Those who regularly pause to read my columns in Quick Printing may recall a story last year about the “free” iPod Touch I received—which ultimately only cost me $382 to start enjoying my favorite music. While expensive, in hindsight, that lesson launched me on a journey to get up to speed with modern technology. Soon afterwards, believe it or not, I actually sent my first text message. (Yes, I was lagging a tad behind the communications times.)
Of course, like chocolate, roller coasters, and your first kiss, enjoying the thrill of something devilishly unique tends to make you want to experience it again and again and again. Before long, I was a texting machine; albeit a rather slow one, given my antiquated three-year-old phone. One day my son and I had a contest, sending this simple message to my wife: “Where would you like to eat dinner?” It took him less than 10 seconds to complete said task on his Razr. After a minute of “one tap on 9–W’…two taps on 4–h…two taps on 3–e…” I finally hit Send. Anyone who’s raised a teenager, knows the “You are really out of touch” look I received for my efforts.
Being an über competitive sort, my reactionary thought was to head straight to a cell phone store and make him watch me buy a Blackberry. But my fiscally conservative/fatherly side kicked in, so I graciously accepted defeat.
I also adjusted my style going forward and, whenever he was nearby, handed the phone to him and dictated texts. It was fast and efficient, which, as you’re aware, is what the business world refers to as “maximizing workforce productivity.”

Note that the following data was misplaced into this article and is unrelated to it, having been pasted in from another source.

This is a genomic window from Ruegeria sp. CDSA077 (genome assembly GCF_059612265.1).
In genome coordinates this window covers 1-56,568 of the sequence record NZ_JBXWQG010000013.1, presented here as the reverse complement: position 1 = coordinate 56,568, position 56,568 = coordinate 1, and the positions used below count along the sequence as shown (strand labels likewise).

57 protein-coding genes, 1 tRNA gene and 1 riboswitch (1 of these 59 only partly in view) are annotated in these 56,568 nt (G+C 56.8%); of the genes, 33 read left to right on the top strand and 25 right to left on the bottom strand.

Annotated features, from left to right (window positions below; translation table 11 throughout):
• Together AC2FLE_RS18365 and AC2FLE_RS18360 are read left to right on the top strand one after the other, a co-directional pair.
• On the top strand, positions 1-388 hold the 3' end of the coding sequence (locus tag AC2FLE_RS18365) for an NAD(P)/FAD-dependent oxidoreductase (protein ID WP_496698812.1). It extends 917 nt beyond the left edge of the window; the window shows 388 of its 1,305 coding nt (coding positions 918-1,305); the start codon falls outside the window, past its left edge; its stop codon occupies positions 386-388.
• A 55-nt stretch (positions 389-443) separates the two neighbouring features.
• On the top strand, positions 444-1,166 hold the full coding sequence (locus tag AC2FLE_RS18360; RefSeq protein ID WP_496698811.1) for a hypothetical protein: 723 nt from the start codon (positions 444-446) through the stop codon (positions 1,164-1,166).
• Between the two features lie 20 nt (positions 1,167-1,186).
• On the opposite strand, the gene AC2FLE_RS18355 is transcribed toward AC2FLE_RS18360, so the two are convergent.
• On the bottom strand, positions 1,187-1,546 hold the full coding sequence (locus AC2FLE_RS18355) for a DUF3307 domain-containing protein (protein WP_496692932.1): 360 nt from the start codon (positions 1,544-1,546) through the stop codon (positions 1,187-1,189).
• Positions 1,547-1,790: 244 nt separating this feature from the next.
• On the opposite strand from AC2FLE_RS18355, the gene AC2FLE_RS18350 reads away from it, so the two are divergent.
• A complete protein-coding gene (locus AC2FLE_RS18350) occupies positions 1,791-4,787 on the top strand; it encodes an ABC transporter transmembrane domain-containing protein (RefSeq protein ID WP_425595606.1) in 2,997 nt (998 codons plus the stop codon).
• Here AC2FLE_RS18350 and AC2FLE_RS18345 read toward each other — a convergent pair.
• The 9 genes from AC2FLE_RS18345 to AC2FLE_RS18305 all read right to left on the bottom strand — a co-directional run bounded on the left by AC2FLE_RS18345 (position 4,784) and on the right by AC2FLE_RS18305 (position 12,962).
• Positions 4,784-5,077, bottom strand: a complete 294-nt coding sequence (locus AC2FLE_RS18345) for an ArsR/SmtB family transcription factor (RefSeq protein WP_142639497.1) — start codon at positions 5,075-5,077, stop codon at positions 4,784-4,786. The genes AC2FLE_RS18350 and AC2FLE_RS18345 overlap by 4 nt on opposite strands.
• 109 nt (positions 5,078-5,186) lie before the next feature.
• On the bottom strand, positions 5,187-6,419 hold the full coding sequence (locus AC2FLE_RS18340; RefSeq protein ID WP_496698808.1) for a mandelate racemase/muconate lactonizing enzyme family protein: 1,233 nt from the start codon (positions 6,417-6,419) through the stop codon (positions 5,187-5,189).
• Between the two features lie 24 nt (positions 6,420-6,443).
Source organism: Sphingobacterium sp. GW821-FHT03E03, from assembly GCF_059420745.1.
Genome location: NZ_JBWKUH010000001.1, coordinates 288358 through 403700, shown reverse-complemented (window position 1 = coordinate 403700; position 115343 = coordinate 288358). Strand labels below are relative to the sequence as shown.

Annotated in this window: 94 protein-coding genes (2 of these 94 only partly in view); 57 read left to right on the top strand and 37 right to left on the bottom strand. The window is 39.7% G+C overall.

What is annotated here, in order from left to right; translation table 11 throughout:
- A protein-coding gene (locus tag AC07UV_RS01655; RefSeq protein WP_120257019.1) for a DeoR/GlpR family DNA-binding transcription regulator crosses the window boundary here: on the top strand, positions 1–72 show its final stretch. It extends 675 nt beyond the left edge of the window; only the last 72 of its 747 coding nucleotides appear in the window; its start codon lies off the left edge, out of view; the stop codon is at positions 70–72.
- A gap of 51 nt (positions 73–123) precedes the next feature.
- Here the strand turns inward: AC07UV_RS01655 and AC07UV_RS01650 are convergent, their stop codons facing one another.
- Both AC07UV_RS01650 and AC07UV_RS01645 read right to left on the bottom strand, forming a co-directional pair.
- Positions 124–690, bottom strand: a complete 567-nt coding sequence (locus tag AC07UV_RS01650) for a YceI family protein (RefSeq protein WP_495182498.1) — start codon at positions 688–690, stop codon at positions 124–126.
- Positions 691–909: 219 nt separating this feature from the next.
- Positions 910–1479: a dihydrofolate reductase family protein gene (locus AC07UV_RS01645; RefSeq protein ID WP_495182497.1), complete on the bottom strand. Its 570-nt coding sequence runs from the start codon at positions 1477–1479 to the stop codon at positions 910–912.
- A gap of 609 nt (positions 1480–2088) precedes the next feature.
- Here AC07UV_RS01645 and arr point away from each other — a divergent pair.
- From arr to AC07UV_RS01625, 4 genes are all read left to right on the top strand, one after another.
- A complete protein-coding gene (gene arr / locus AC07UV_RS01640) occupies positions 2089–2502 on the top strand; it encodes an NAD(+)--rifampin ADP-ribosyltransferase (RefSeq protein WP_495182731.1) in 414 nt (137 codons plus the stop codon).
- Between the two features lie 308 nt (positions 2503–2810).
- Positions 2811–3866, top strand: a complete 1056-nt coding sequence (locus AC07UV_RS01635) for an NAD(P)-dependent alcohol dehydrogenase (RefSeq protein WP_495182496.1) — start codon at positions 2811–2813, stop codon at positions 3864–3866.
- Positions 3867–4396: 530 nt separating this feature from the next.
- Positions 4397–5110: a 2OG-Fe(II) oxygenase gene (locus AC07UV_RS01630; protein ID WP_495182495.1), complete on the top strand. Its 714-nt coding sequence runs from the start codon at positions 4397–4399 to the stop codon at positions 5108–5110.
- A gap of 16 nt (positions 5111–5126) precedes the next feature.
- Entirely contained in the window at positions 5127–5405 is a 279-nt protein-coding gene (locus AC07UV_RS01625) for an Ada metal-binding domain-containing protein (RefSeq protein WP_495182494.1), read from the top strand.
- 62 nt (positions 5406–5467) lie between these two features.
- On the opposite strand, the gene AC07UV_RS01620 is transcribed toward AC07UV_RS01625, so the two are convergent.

Flaw in the Plan
Unfortunately, that brilliant idea turned out to be a less than perfect long term solution. Something called “school” kept getting in his way during my office hours, and kept me hunting and pecking, which is certainly no way to run a 21st century coaching firm. In April, the president of our organization—also known as his mother—said, “You really need to upgrade.” That’s all the encouragement it took; I mean she’s the president, after all. Off we drove to AT&T, where she approved the purchase of a brand spanking new iPhone for her favorite employee…and husband of two decades.
Let me go on the record and state clearly right here: Steve Jobs and the innovative team at Apple are great at what they create. The iPhone is a tremendous device. Of course, I don’t have to say that to all the graphic designers out there; they’ve been shouting for 25 years, “Dude, Mac is just better.”
While my new touch-screen handheld computer makes texting a breeze—and I can access the Internet, check email, and Twitter from the road—the coolest feature is the App Store. You’ve likely seen their TV commercials that feature the slogan: “There’s an App for that.” With more than 35,000 offerings, there are indeed efficiency tools for everyone. However, I think all those innovative programmers filling up the App Store with cool products are ignoring a large market segment. Seems to me, no one is focusing on the quick printing industry.
So, continuing my commitment to provide you new ideas that could immediately help your business, below are five Apps someone needs to create. Feel free to design and sell them for profit to your peers. Given the current economic environment, even at a buck per download, you might find a treasure chest of dollars hidden here:
The X File – Tired of receiving “Ready to Print” files from customers that require hours of correction before sending to the press? Those days are gone—forever. The X File is a simple, one-touch program that auto-corrects the most challenging situations. You’ll never hear again: “But it looks perfect on our monitor.”
Multiple Hats – You know you need to be out meeting with prospects and customers, working on your business, not in it. You have the best intentions every morning when you walk in the door, then reality sets in and you never leave. With Multiple Hats, you can truly be in two places at once. Simply set your iPhone to “clone” mode, and your employees and customers will think you are sitting right there with them.